Orica's gas deal could ignite a price surge

Orica's agreement with BHP and Esso secures its gas supply and suggests that more gas can be commercialised at oil-linked prices. However, consumers in eastern states could be in for a price shock.

Ian Smith isn’t relying on governments or a breakthrough in the impasse over exploitation of NSW’s coal seam gas reserves to secure Orica’s gas supplies. Today he added a conventional arrangement with Esso and BHP Billiton to an earlier and rather less conventional deal to get access to gas.

The three-year agreement with Esso and BHP enables Orica to acquire up to 42 petajoules of gas over three years, beginning in 2017, from the Bass Strait partners. There is provision for the agreements to be extended into the next decade.

Earlier this year, Orica unveiled a very different kind of arrangement under which it signed a gas off-take deal with Strike Energy. This enabled it access to 150 petajoules of gas at an ‘’affordable’’ price over the next two decades by making pre-payments of $52.5 million to help fund commercialisation of Strike’s coal seam gas project in the southern Cooper Basin in South Australia.

Smith said today discussions were also underway with a number of parties over the supply of 3.5 petajoules a year to Orica’s Yarwun ammonium nitrate facility in Queensland. The Esso/BHP deal will meet the gas requirements of its Kooragang Island facility in NSW.

Smith has made it very clear that he isn’t going to leave Orica exposed to the outcome of the inconclusive debate about ‘’reserving’’ gas in Australia, nor risk the eventual outcome (if any) of the highly-politicised debate about the development of NSW’s extensive coal seam gas resources.

That determination to lock in his group’s energy requirements flows from the knowledge that the contracts that had under-pinned the access to gas for large domestic customers will fall away over the next couple of years just as the domestic gas market in Australia undergoes fundamental structural changes.

It is the development of the coal seam gas-fed export LNG projects at Gladstone in Queensland that has fundamentally changed the nature of the market. From next year, BG Group will begin exporting LNG, with the other two big facilities owned by the Santos and Origin Energy-led consortia not far behind.

That will divert a lot of gas that might otherwise have been sold into the domestic market offshore and expose domestic gas consumers, used to a market where there was a surplus of gas, to export-related prices for the first time. (In fact, recent gas contracts have reflected the oil-linked LNG prices, less the cost of liquefaction and transport, with the price rising from around $4 per gigajoule into the high single digits.)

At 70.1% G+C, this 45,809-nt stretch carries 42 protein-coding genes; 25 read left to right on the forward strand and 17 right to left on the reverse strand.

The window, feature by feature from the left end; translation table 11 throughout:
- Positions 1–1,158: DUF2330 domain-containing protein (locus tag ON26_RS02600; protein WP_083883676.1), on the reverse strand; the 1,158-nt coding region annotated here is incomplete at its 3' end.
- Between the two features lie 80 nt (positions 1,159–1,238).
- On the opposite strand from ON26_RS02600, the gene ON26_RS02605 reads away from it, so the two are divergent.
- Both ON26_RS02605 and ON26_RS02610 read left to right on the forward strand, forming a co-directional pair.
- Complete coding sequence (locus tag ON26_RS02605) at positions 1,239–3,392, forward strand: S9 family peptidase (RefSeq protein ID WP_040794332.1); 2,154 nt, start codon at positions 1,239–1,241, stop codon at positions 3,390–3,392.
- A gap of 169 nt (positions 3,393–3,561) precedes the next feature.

Orica said today that its agreement with Esso and BHP incorporates an oil-linked component.

Earlier this year, Origin Energy announced it had agreed to buy up to 432 petajoules of gas from Esso and BHP over a nine-year period. While the pricing wasn’t disclosed, there is a conviction in the market that it too would have reflected the international prices for gas.

The ability of Orica and Origin to secure gas illustrate the sector’s belief that there is no shortage of gas resources in Australia if the price is allowed to reflect the impact of the linking of the domestic and international gas markets that the Queensland LNG projects will create. Higher prices will make a lot more gas projects and reserves economical to develop.

That in turn casts light on the real issues driving the ‘’reserving’’ debate. It isn’t as much about protecting access to gas for big domestic industrial customers as it is about reducing the price they might have to pay, which would be materially lower than the international prices paid by their competitors.

The discussion about gas security has been focused on NSW, which imports almost all of its gas requirements from interstate. The environmental and community welfare issues have frozen coal seam gas development in NSW (which has large resources) and led to concerns that it will face supply shortfalls from the middle of this decade, as its current sources of supply shift their production to the Queensland plants.

The deals struck by the Bass Strait partners tend to indicate that, at oil-linked prices, they may have the ability to commercialise a lot more gas than was previously recognised.

There are some question marks over the pipeline capacity between Victoria and NSW, with some in the industry saying there will be supply shortfalls at peak times either because of insufficient reserves or infrastructure constraints. However, that hasn’t been a barrier to the Origin and Orica deals.

Those deals also indicate that the price shock ahead of NSW gas industrial customers and ordinary consumers isn’t going to be confined to that state. Whether the gas is exported as LNG or sold into the domestic market at export-related prices, significantly higher prices will be locked in for eastern seaboard customers.

Increased supply – and higher prices will stimulate supply and bring more unconventional gas into the market -- would provide something of a ceiling on the domestic price. But it is almost inevitable that the price will be at least double what customers faced when the market was purely domestic and in surplus.

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